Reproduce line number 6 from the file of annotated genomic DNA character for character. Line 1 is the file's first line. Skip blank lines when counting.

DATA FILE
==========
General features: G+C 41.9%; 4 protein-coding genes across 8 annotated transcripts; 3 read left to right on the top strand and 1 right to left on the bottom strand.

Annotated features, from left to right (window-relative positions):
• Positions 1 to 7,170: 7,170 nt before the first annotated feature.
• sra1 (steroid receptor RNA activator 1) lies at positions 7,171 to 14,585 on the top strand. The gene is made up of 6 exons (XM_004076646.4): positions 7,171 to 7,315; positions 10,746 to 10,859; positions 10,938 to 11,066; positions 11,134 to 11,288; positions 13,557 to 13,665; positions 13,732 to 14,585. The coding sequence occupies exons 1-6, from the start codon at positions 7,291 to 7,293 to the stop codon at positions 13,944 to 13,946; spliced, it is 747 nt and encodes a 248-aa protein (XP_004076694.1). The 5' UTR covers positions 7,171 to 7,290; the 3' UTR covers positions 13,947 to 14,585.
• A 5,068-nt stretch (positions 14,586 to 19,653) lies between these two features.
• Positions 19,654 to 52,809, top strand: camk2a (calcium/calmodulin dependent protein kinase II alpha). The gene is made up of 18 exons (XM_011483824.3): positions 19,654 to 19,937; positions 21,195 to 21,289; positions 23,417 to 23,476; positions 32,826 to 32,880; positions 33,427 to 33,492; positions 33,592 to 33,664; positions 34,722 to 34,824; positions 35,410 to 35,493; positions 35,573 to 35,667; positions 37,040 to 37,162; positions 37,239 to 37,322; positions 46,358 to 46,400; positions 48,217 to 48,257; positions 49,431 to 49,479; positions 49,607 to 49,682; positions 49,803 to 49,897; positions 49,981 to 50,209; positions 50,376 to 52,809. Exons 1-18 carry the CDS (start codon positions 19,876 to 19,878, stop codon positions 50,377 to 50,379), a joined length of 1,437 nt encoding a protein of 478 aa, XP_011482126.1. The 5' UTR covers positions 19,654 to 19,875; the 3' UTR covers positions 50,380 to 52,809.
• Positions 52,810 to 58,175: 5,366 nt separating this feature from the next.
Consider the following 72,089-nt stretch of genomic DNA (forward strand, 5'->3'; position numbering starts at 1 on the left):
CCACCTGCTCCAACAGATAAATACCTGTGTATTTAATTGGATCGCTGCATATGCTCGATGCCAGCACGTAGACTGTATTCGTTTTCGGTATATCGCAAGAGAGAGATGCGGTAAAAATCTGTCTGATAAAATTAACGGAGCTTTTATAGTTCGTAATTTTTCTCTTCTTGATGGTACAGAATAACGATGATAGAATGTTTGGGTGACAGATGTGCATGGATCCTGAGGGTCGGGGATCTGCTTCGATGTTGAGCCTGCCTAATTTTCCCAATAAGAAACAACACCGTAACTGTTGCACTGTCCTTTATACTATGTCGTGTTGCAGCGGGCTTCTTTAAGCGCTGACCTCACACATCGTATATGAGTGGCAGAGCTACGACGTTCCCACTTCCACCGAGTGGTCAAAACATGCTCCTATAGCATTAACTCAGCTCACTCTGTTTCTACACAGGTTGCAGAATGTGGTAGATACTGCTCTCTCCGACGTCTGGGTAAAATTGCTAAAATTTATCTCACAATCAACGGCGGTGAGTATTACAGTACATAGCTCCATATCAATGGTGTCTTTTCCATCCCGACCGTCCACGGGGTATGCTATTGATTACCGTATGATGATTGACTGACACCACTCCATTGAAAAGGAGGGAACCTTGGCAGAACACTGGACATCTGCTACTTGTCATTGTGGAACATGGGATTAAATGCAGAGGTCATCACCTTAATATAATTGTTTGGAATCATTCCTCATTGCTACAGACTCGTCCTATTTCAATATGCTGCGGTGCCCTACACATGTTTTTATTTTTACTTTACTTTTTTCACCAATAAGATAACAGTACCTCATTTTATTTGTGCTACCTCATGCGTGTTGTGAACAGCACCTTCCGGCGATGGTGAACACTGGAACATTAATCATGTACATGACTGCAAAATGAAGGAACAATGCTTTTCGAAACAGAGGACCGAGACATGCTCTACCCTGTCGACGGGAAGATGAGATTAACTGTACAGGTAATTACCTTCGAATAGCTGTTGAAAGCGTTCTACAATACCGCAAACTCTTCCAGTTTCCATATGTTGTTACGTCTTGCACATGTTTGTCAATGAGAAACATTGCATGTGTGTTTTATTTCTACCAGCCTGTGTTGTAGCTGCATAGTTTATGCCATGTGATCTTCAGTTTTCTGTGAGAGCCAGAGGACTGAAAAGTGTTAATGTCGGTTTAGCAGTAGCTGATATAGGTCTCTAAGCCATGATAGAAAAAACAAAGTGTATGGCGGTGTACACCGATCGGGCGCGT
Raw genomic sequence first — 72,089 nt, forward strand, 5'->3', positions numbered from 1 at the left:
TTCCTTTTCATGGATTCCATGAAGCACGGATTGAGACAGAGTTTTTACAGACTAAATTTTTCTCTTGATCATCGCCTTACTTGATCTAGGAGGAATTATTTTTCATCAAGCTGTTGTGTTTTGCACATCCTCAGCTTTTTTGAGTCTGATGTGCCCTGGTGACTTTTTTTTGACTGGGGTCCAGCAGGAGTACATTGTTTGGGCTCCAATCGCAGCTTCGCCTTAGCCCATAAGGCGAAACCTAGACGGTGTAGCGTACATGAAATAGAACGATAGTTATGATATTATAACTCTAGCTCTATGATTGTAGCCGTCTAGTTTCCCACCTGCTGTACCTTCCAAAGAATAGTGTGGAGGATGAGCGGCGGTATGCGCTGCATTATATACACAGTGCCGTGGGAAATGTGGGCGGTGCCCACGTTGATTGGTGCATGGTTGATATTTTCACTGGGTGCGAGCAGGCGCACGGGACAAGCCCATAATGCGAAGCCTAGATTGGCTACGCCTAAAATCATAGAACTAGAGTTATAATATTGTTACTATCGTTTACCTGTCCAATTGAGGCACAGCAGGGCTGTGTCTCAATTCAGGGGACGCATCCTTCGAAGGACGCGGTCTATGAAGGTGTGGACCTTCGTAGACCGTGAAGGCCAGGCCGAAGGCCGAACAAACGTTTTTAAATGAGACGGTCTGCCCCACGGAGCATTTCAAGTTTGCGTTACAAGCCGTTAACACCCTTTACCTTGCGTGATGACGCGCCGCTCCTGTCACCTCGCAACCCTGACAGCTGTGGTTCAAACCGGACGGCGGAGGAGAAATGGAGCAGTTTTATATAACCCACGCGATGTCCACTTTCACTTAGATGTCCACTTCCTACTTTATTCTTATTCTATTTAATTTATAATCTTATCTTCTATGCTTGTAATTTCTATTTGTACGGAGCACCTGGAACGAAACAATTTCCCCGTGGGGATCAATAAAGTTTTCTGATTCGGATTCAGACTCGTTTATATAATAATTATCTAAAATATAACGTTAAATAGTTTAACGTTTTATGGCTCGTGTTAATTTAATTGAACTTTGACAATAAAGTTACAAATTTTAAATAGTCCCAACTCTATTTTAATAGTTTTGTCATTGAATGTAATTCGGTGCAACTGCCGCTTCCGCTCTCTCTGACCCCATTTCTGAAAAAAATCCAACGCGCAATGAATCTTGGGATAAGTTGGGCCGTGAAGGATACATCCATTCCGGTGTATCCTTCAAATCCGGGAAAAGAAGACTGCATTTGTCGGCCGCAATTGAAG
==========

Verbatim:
• Positions 19,654 to 52,809, top strand: camk2a (calcium/calmodulin dependent protein kinase II alpha). The gene is made up of 18 exons (XM_011483824.3): positions 19,654 to 19,937; positions 21,195 to 21,289; positions 23,417 to 23,476; positions 32,826 to 32,880; positions 33,427 to 33,492; positions 33,592 to 33,664; positions 34,722 to 34,824; positions 35,410 to 35,493; positions 35,573 to 35,667; positions 37,040 to 37,162; positions 37,239 to 37,322; positions 46,358 to 46,400; positions 48,217 to 48,257; positions 49,431 to 49,479; positions 49,607 to 49,682; positions 49,803 to 49,897; positions 49,981 to 50,209; positions 50,376 to 52,809. Exons 1-18 carry the CDS (start codon positions 19,876 to 19,878, stop codon positions 50,377 to 50,379), a joined length of 1,437 nt encoding a protein of 478 aa, XP_011482126.1. The 5' UTR covers positions 19,654 to 19,875; the 3' UTR covers positions 50,380 to 52,809.